Play any mode in any key

Musical Theory Abound!!!

Play any mode in any key

Postby jn » Wed Nov 22, 2006 11:57 am

This is how I learned to play all the modes in all the keys. I finally had a nice quiet day to write this all out so that it might help some other people “get it.” I tried to go nice and slow since I'm no music theory genius and a lot of the mode lessons I read were lost on me because they assumed too much knowledge on my part.

As soon as I got my first guitar two years ago, I wanted to get to the point as fast as possible where I could jam over Dead tunes, but this got complicated fast because the Dead use so many different scales, and B Mixolydian or F Lydian is pretty baffling to a beginner. The problem I had with modes was how to actually use them for soloing or improvising. The hardest part was to learn the patterns on the fretboard with the same confidence that I could use the major scale or pentatonic minor scale. I finally figured out how this could be simplified when somebody clued me into the fact that the modes are actually the same scale played all over the fretboard. I’ll explain that. All you have to know to start out is two things. First, you need to know how to play the major scale (I first learned it in A but any key will do) in all of its five positions. These are the only five patterns you have to memorize, and then you simply re-order the positions to play in the various modes. Below are the five positions as I learned them in the A Major Scale (but the same concept will apply even if you learned the positions a little differently, just adapt the system to the way you play the positions):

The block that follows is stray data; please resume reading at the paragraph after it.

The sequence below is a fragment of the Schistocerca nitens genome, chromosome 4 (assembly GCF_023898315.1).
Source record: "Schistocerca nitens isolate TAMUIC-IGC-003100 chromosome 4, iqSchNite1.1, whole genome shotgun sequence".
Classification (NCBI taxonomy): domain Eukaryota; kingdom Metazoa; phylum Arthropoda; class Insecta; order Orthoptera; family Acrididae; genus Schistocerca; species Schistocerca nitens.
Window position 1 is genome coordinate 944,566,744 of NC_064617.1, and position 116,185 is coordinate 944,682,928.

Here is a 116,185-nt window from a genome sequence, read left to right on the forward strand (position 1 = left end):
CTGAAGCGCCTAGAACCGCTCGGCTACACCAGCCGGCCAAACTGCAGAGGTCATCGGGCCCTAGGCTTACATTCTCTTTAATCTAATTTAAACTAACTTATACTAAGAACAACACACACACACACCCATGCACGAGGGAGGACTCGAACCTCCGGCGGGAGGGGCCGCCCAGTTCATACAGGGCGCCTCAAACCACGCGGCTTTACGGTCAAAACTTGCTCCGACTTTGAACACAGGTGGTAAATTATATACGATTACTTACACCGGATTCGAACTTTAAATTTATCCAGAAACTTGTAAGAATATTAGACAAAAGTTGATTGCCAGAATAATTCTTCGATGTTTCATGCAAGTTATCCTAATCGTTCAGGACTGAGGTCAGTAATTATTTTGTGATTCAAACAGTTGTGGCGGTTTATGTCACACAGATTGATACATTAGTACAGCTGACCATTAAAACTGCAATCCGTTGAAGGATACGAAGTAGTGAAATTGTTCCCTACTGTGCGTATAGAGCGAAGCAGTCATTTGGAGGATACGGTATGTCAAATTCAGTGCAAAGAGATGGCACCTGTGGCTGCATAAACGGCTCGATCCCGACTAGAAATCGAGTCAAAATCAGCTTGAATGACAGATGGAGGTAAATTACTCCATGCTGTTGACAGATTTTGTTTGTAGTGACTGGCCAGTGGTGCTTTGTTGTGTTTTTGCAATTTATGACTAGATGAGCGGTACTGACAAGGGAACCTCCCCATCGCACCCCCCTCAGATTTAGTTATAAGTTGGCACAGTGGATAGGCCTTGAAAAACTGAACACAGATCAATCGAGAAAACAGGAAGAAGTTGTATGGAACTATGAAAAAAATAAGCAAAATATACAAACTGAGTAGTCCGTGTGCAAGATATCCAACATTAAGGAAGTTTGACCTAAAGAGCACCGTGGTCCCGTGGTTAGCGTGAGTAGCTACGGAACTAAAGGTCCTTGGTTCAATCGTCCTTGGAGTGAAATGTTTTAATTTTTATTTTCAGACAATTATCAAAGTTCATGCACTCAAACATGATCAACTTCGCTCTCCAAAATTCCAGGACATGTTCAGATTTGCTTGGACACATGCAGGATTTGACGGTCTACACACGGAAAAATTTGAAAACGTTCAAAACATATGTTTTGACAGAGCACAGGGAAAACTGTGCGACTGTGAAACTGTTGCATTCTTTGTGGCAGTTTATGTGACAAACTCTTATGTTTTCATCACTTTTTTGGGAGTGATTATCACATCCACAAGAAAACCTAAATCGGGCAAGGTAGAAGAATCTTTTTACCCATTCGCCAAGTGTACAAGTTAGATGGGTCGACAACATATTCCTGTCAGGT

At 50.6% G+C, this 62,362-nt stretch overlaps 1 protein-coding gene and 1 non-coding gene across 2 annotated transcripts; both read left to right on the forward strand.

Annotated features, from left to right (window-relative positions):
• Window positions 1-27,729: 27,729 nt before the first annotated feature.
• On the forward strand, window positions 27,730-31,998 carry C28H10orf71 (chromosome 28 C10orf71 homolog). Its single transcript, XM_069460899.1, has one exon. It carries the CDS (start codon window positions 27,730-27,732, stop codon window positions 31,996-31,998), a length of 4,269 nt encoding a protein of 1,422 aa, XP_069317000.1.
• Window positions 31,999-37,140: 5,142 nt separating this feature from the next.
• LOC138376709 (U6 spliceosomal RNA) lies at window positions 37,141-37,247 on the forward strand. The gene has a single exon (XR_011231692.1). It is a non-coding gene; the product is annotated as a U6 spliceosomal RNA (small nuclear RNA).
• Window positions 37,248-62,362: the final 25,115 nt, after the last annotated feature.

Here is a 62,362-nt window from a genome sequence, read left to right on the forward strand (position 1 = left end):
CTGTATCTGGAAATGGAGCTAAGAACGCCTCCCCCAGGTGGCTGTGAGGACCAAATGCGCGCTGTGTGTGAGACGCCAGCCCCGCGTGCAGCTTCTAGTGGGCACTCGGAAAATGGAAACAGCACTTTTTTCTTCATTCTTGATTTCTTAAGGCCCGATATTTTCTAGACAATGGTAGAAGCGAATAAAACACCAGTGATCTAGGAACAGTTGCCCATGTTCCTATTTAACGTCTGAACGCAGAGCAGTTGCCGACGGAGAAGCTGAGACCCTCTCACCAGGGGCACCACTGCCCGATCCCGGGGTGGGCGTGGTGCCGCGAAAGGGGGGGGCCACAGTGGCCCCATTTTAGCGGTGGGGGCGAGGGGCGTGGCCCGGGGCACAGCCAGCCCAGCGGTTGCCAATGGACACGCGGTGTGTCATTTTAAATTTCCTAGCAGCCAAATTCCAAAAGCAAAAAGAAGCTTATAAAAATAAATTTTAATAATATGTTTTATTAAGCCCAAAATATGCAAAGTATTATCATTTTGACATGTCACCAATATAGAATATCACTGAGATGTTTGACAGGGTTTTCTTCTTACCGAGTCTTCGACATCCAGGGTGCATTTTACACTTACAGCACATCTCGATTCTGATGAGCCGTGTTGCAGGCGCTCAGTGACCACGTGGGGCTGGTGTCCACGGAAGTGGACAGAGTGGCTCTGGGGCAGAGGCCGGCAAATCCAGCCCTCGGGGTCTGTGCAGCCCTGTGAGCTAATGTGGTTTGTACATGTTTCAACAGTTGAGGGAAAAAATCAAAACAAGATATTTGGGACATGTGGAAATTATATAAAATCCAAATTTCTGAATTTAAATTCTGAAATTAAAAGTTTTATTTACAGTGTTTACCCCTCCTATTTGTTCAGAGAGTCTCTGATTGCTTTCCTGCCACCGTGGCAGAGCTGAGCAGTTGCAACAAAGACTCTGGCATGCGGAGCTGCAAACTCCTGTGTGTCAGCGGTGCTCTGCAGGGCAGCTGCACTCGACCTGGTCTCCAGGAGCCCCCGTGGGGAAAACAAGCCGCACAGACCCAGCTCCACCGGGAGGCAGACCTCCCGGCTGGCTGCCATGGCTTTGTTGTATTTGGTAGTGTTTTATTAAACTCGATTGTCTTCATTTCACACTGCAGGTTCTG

Position 1 (home position):
E A D G B e
- 4 4 4 - 4
5 5 - - 5 5
- - 6 6 - -
7 7 7 7 7 7

Position 2:
E A D G B e
7 7 7 7 7 7
- - - - - -
9 9 9 9 9 9
10 - - - 10 10
- 11 11 11 - -

Position 3:
E A D G B e
9 9 9 9 9 9
10 - - - 10 10
- 11 11 11 - -
12 12 12 - 12 12

Position 4:
E A D G B e
12 12 12 - 12 12
- - - 13 - -
14 14 14 14 14 14
- - - - 15 -
16 16 16 16 - 16




Position 5:
E A D G B e
2 2 2 2 2 2
- - - - 3 -
4 4 4 4 - 4
5 5 - 5 5
- - 6 6 - -




Just to make sure you’re with me, Position 1 is the home position because the root note on the low E string is A. If you know your five major scale positions, you can play the Major scale in any key. For example, slide Position 1 down to three frets from the fifth to the eighth fret (C on the low E string) and you’re playing the major scale in C. All the other positions shift down three frets, too (so Position 2 starts on the 10th fret, Position 3 starts on the 12th fret and so on).